Game Diary 20130128


After much delay, I finally bought myself my promised post-semester reward in the form of first-person puzzle game Portal 2, during the holiday sales on Steam. Also bought a copy of that and the first Portal as gifts for Ami.

So those have been most of what I have been playing for the past few weeks. I played through the first Portal game a couple of times previously after finally getting hold of it. Since then, I've been unable to play it since 2009 on account of running Ubuntu for that laptop period. Now that I have a Windows computer again, Valve has released a version of Steam for Linux so I would have been able to play Portal again anyway, probably.

Sooo. I finished Portal again, taking rather more time than it ought to take, on account of trying to get some of the achievements on offer for it. Mainly the ones for detaching cameras from the walls and finding and taking radios to discoverable locations. I wanted to try and finish all the advanced test chambers before playing the sequel which, as the name suggests, are versions of the puzzles from the main game which have been made more difficult. But, because they are indeed much more difficult, by the time I got up to the last I realised it would take possibly quite a long time. And I wanted to finish the single-player campaign in Portal 2 prior to playing the co-op mode with Ami, so for now Advanced Testchamber 18 remains undefeated by me.

First thing I noticed about Portal 2 is how much improved the graphics are. And, the first Portal was still one of the most recent and graphically advanced games I had played prior to its sequel, so this was very impressive to me. Also helped that the first environments you go through are also the beginning of the original Portal game, so you get to see directly how much the look of the game has been improved.

Overall it feels like a lot of work has been done and lessons learned in the meanwhile to making games more playable and more fun. The tumbling as Chell emerges from portals in various origins has been taken out, making it vastly easier to navigate situations where the player needs to re-position portals on the fly. The display has also been cleaned up a lot and even though I already knew the controls from the previous game, the on-screen guide to the controls at the beginning was still nice to look at. Audio cues have been added for interaction with the various puzzle pieces (the different gels, at least) which greatly simplifies interacting with them and knowing when you are under the effect of their various properties. I might be mistaken or misremembering things too, but I think using objects has been simplified also.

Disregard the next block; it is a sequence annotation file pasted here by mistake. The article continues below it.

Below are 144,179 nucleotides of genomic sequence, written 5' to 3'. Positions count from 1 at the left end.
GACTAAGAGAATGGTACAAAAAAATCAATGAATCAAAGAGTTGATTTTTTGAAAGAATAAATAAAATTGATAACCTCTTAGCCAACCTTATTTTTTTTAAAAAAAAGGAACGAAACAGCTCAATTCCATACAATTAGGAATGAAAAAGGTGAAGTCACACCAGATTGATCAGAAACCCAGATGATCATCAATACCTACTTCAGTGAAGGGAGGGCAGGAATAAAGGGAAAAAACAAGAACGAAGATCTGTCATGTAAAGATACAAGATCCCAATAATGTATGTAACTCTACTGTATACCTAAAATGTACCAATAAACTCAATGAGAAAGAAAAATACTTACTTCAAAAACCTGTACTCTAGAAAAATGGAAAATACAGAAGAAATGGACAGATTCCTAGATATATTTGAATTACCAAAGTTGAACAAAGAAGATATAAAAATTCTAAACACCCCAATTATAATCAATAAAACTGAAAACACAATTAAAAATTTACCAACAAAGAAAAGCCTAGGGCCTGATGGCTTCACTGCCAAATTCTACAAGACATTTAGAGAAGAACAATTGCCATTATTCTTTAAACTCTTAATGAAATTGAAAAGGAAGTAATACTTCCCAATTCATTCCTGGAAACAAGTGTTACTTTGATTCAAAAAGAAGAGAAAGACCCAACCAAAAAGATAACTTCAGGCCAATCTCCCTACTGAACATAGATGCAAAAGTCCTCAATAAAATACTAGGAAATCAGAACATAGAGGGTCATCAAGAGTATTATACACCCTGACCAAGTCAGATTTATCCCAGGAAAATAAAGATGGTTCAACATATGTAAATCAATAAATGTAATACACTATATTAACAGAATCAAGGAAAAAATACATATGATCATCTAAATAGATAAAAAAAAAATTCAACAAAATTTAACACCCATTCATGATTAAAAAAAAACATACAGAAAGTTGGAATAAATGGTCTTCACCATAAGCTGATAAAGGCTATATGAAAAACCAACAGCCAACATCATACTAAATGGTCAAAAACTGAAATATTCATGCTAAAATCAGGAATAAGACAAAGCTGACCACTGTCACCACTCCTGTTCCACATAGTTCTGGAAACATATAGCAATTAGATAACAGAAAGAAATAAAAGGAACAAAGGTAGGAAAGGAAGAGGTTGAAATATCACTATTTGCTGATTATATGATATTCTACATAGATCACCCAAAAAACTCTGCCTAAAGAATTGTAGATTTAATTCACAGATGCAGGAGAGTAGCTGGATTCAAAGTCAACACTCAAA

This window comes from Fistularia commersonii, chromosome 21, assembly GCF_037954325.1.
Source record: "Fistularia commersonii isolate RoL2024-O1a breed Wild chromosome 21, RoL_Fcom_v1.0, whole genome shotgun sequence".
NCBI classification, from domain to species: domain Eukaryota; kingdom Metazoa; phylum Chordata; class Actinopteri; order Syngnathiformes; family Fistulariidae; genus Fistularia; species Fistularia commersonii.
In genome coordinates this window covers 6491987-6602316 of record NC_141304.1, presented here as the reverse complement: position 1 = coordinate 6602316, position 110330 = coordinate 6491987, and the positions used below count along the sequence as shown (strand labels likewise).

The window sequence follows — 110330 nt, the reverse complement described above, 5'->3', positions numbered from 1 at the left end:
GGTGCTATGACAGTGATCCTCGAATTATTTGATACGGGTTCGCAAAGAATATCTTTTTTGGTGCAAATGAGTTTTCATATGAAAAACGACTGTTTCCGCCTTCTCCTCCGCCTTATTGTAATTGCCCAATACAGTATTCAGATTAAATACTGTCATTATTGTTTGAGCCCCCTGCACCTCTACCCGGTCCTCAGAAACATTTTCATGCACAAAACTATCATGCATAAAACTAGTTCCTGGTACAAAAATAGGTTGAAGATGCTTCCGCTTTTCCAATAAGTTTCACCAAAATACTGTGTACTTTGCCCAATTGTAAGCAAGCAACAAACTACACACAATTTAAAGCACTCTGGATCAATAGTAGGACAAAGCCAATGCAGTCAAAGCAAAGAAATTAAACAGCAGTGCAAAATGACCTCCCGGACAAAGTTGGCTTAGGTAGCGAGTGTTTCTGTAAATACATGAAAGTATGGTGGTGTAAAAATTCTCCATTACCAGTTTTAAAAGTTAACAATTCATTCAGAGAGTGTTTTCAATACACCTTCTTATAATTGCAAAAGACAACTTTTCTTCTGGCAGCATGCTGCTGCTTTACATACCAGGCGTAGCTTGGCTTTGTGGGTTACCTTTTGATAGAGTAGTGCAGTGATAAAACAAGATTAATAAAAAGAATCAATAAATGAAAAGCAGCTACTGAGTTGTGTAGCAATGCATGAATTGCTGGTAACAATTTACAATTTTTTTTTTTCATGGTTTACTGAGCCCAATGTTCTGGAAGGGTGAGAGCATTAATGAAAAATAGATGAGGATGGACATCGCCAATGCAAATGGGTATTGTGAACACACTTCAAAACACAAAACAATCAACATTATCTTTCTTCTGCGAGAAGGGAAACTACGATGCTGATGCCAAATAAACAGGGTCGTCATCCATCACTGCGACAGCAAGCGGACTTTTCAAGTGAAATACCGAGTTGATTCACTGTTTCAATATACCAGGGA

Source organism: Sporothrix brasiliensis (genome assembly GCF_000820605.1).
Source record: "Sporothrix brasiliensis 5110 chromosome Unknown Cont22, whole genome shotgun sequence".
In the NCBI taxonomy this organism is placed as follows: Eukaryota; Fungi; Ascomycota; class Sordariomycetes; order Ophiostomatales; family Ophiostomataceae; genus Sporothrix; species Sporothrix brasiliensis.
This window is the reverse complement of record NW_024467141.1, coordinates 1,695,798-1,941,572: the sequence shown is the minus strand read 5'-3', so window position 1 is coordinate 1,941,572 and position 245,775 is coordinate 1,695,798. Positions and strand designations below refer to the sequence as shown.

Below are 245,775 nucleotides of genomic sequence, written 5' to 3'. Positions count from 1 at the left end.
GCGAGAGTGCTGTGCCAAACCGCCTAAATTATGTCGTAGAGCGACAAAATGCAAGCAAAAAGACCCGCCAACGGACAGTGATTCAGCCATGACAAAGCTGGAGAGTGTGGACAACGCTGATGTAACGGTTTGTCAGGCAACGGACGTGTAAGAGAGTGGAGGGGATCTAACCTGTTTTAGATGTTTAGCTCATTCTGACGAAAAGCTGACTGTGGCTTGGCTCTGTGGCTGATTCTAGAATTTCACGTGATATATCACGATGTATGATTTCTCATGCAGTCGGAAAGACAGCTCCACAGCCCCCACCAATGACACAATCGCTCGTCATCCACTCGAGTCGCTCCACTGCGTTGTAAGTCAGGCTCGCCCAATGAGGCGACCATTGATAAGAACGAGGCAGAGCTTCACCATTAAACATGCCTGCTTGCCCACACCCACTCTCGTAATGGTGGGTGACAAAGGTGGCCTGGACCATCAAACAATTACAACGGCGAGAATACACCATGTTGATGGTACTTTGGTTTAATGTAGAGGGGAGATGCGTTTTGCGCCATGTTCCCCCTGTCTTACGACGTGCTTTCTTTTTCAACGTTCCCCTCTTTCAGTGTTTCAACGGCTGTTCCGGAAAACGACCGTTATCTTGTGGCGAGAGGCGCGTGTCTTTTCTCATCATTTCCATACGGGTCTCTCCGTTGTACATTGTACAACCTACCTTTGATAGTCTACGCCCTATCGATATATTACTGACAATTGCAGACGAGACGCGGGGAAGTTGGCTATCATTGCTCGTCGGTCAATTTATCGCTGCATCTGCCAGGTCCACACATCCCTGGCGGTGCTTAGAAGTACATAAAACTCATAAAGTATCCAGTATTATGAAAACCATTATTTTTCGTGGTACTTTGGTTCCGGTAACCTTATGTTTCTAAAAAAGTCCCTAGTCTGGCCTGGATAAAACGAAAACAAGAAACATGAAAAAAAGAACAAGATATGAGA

There was a lot more story and several more characters than in the first game. Story was a lot of fun, very amusingly driven by the character interactions, although the player is more of a bystander since the player character Chell is mute throughout the game and she acts only through the game being played. I ended up lingering a lot in various parts of the game just because it was fun to hear the various characters monologuing and I wanted to find out what else they might say.

As much fun as the story is for Portal 2 in itself, I was disappointed a bit by it in relation to the previous game. Mainly, that Portal 2 takes the events of the previous game at face value, whereas I had thought a less literal interpretation made better sense of events. But now that interpretation has been canned, which in my eyes diminishes GLaDOS and the entire scenario a bit. Also a little disappointed that where the first game had a 99% female cast, all but one of the new additions are male.

The first Portal game was already pretty good at it, but I think the designers have learned a lot about teaching players how to play as they play, getting skills learned, developed and applied. I am looking forward to playing through with the developer commentary on.

Although, maybe because of that, I was also disappointed the puzzles weren't harder. There were a few different 'testing track' sequences in the game, at the end of which some dramatic event would happen and you would be forced to begin a new track designed by a different character, and using new skills. I tended to only feel much engaged with the puzzle-solving toward the end of each of these, and then it was over too quickly. Maybe the advanced versions of the chambers will be more interesting, or maybe I was too distracted at the time to really appreciate the puzzles.

Probably, going to play through both games again in the relatively near future. Plus there are still the co-operative maps to try, and the Perpetual Testing Initiative, which makes for easy access to user-created maps. Am looking forward to those.